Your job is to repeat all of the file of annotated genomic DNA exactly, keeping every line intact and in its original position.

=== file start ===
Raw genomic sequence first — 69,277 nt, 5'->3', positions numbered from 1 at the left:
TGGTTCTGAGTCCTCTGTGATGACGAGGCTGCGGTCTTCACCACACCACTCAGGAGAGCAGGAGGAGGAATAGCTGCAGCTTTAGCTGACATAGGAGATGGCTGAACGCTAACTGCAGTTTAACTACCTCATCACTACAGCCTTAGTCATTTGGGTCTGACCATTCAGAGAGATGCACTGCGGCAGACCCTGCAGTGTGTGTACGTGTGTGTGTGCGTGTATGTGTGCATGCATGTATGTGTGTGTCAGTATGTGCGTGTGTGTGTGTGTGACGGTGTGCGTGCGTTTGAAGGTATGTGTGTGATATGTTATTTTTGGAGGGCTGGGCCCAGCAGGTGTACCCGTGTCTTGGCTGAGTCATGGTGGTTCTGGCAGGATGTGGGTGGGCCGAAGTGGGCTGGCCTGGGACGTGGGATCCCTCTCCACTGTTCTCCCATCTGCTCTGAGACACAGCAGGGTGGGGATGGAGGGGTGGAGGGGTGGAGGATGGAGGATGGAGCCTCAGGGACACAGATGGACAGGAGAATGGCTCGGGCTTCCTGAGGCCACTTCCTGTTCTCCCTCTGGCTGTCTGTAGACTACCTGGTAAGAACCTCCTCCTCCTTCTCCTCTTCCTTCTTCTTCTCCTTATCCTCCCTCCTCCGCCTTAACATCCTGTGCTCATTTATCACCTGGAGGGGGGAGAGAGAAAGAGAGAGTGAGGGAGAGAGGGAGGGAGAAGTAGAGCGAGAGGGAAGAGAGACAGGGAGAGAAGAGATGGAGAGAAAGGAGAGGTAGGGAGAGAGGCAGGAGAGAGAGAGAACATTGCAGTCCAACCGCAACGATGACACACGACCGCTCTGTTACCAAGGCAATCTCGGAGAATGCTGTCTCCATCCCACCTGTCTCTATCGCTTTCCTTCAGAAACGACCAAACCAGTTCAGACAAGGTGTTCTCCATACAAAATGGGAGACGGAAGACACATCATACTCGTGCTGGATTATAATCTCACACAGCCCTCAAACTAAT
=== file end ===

Raw genomic sequence first — 69,277 nt, 5'->3', positions numbered from 1 at the left:
TGGTTCTGAGTCCTCTGTGATGACGAGGCTGCGGTCTTCACCACACCACTCAGGAGAGCAGGAGGAGGAATAGCTGCAGCTTTAGCTGACATAGGAGATGGCTGAACGCTAACTGCAGTTTAACTACCTCATCACTACAGCCTTAGTCATTTGGGTCTGACCATTCAGAGAGATGCACTGCGGCAGACCCTGCAGTGTGTGTACGTGTGTGTGTGCGTGTATGTGTGCATGCATGTATGTGTGTGTCAGTATGTGCGTGTGTGTGTGTGTGACGGTGTGCGTGCGTTTGAAGGTATGTGTGTGATATGTTATTTTTGGAGGGCTGGGCCCAGCAGGTGTACCCGTGTCTTGGCTGAGTCATGGTGGTTCTGGCAGGATGTGGGTGGGCCGAAGTGGGCTGGCCTGGGACGTGGGATCCCTCTCCACTGTTCTCCCATCTGCTCTGAGACACAGCAGGGTGGGGATGGAGGGGTGGAGGGGTGGAGGATGGAGGATGGAGCCTCAGGGACACAGATGGACAGGAGAATGGCTCGGGCTTCCTGAGGCCACTTCCTGTTCTCCCTCTGGCTGTCTGTAGACTACCTGGTAAGAACCTCCTCCTCCTTCTCCTCTTCCTTCTTCTTCTCCTTATCCTCCCTCCTCCGCCTTAACATCCTGTGCTCATTTATCACCTGGAGGGGGGAGAGAGAAAGAGAGAGTGAGGGAGAGAGGGAGGGAGAAGTAGAGCGAGAGGGAAGAGAGACAGGGAGAGAAGAGATGGAGAGAAAGGAGAGGTAGGGAGAGAGGCAGGAGAGAGAGAGAACATTGCAGTCCAACCGCAACGATGACACACGACCGCTCTGTTACCAAGGCAATCTCGGAGAATGCTGTCTCCATCCCACCTGTCTCTATCGCTTTCCTTCAGAAACGACCAAACCAGTTCAGACAAGGTGTTCTCCATACAAAATGGGAGACGGAAGACACATCATACTCGTGCTGGATTATAATCTCACACAGCCCTCAAACTAAT